title_W='W', title_H='H', title_V='V', figsize=(13, 3)):
"""Plots the factore of an NMF-based spectral decomposition
Notebook: C8/C8S3_NMFSpecFac.ipynb
Args:
W: Template matrix
H: Activation matrix
V: Reconstructed input matrix
Fs: Sampling frequency
N_fft: FFT length
H_fft: Hopsize
freq_max: Maximum frequency to be plotted
label_pitch: Labels for the different pitches (Default value = None)
title_W: Title for imshow of matrix W (Default value = 'W')
title_H: Title for imshow of matrix H (Default value = 'H')
title_V: Title for imshow of matrix V (Default value = 'V')
figsize: Size of the figure (Default value = (13, 3))
"""
R = W.shape[1]
N = H.shape[1]
# cmap = libfmp.b.compressed_gray_cmap(alpha=5)
cmap = 'gray_r'
dur_sec = (N-1) * H_fft / Fs
if label_pitch is None:
label_pitch = np.arange(R)
plt.figure(figsize=figsize)
plt.subplot(131)
plt.imshow(W, cmap=cmap, origin='lower', aspect='auto', extent=[0, R, 0, Fs/2], interpolation='nearest')
plt.ylim([0, freq_max])
plt.colorbar()
plt.xticks(np.arange(R) + 0.5, label_pitch)
plt.xlabel('Pitch')
plt.ylabel('Frequency (Hz)')
plt.title(title_W)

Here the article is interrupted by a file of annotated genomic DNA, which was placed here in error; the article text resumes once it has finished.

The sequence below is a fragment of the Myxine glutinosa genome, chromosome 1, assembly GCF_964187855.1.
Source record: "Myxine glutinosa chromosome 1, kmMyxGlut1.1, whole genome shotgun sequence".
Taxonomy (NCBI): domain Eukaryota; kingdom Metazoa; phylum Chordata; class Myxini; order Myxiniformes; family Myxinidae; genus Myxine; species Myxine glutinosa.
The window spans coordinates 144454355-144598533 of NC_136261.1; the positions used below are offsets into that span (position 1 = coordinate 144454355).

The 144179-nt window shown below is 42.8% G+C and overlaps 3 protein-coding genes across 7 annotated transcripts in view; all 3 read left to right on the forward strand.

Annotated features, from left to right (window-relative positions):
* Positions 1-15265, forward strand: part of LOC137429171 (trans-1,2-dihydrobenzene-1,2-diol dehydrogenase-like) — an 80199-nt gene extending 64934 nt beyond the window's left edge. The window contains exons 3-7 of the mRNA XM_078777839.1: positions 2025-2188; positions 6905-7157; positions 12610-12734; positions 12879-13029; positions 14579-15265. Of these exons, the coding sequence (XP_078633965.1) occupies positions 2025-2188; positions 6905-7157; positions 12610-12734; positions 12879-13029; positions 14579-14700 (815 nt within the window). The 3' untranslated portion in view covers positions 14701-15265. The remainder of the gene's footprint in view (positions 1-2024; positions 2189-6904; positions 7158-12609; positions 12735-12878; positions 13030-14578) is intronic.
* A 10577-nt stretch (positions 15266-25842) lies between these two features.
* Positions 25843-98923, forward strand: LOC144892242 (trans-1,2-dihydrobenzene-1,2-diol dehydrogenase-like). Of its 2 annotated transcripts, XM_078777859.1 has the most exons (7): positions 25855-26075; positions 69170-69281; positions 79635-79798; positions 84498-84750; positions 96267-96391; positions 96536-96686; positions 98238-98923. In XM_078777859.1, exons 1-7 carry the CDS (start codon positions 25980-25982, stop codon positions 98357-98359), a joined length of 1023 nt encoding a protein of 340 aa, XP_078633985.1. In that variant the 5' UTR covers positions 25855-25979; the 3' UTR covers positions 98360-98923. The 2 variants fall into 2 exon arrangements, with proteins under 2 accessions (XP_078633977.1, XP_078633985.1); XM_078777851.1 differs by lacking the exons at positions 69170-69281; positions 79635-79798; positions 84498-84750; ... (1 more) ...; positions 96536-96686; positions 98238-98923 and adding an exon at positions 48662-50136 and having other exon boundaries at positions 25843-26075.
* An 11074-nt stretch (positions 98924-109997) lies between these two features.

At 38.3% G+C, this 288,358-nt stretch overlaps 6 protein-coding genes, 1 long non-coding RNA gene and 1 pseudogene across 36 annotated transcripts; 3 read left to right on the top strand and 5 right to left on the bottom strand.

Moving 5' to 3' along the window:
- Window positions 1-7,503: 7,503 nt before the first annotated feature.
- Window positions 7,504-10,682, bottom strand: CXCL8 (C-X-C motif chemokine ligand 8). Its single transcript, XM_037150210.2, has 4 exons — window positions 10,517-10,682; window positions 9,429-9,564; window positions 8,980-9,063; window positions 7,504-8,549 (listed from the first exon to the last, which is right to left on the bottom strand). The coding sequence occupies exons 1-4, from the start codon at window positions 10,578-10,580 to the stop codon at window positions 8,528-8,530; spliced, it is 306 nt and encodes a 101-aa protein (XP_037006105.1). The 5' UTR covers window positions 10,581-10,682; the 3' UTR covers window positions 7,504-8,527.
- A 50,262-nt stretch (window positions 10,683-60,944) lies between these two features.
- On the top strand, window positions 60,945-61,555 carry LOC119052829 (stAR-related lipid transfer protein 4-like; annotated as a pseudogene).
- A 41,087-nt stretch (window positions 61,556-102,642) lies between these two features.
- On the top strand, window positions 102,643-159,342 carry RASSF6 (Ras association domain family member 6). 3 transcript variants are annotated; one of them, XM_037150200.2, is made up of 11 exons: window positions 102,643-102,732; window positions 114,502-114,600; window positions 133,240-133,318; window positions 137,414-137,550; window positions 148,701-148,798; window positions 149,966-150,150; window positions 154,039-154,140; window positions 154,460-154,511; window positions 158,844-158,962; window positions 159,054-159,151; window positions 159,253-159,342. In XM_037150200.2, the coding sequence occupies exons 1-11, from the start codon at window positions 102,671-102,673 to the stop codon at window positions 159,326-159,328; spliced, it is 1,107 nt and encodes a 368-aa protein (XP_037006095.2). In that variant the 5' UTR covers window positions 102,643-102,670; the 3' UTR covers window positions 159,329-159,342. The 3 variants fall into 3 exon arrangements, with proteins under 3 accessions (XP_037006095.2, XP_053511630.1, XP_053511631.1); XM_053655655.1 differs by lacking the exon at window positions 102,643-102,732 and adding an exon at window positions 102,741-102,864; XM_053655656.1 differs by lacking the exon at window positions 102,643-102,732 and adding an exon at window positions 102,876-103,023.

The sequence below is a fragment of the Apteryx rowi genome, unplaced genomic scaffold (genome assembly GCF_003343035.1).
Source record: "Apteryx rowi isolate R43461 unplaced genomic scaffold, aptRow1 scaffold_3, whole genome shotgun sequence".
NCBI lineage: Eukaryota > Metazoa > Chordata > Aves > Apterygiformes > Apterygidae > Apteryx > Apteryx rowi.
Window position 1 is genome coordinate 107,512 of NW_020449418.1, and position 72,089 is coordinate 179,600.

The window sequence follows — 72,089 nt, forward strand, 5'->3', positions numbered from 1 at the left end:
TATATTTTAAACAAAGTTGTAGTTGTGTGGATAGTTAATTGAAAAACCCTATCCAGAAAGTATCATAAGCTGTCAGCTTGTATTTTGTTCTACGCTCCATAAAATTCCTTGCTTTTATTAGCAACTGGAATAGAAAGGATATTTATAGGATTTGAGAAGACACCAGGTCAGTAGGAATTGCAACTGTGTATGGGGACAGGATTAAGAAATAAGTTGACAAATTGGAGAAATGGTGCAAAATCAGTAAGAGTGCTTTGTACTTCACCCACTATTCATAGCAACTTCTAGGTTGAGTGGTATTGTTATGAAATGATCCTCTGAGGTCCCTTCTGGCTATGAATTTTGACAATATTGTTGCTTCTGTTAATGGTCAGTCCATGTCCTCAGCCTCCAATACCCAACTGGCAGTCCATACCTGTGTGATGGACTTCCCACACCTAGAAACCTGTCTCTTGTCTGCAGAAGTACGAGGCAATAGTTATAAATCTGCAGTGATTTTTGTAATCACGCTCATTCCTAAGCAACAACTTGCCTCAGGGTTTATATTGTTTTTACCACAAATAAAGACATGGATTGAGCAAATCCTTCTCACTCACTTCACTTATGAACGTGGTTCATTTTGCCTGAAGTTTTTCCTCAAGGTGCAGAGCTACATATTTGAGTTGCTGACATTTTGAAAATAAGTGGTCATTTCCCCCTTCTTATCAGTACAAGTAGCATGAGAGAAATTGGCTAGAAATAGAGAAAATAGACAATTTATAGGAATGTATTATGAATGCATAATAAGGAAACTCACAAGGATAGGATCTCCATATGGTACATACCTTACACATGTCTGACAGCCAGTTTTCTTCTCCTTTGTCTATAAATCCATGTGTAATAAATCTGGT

plt.subplot(132)
plt.imshow(H, cmap=cmap, origin='lower', aspect='auto', extent=[0, dur_sec, 0, R], interpolation='nearest')
plt.colorbar()
plt.yticks(np.arange(R) + 0.5, label_pitch)
plt.xlabel('Time (seconds)')
plt.ylabel('Pitch')
plt.title(title_H)
plt.subplot(133)
plt.imshow(V, cmap=cmap, origin='lower', aspect='auto', extent=[0, dur_sec, 0, Fs/2], interpolation='nearest')
plt.ylim([0, freq_max])
plt.colorbar()
plt.xlabel('Time (seconds)')
plt.ylabel('Frequency (Hz)')
plt.title(title_V)
plt.tight_layout()
plt.show()
K = V.shape[0]
N = V.shape[1]
R = 8
W_init = np.random.rand(K,R)
H_init = np.random.rand(R,N)
W, H, V_approx, V_approx_err, H_W_error = libfmp.c8.nmf(V, R, W=W_init, H=H_init, L=200, norm=True)
#label_pitch=['54', '55', '57', '59', '63', '64', '71', '72']
plot_nmf_factors(W_init, H_init, W_init.dot(H_init), Fs, N_fft, H_fft, freq_max)
plot_nmf_factors(W, H, W.dot(H), Fs, N_fft, H_fft, freq_max)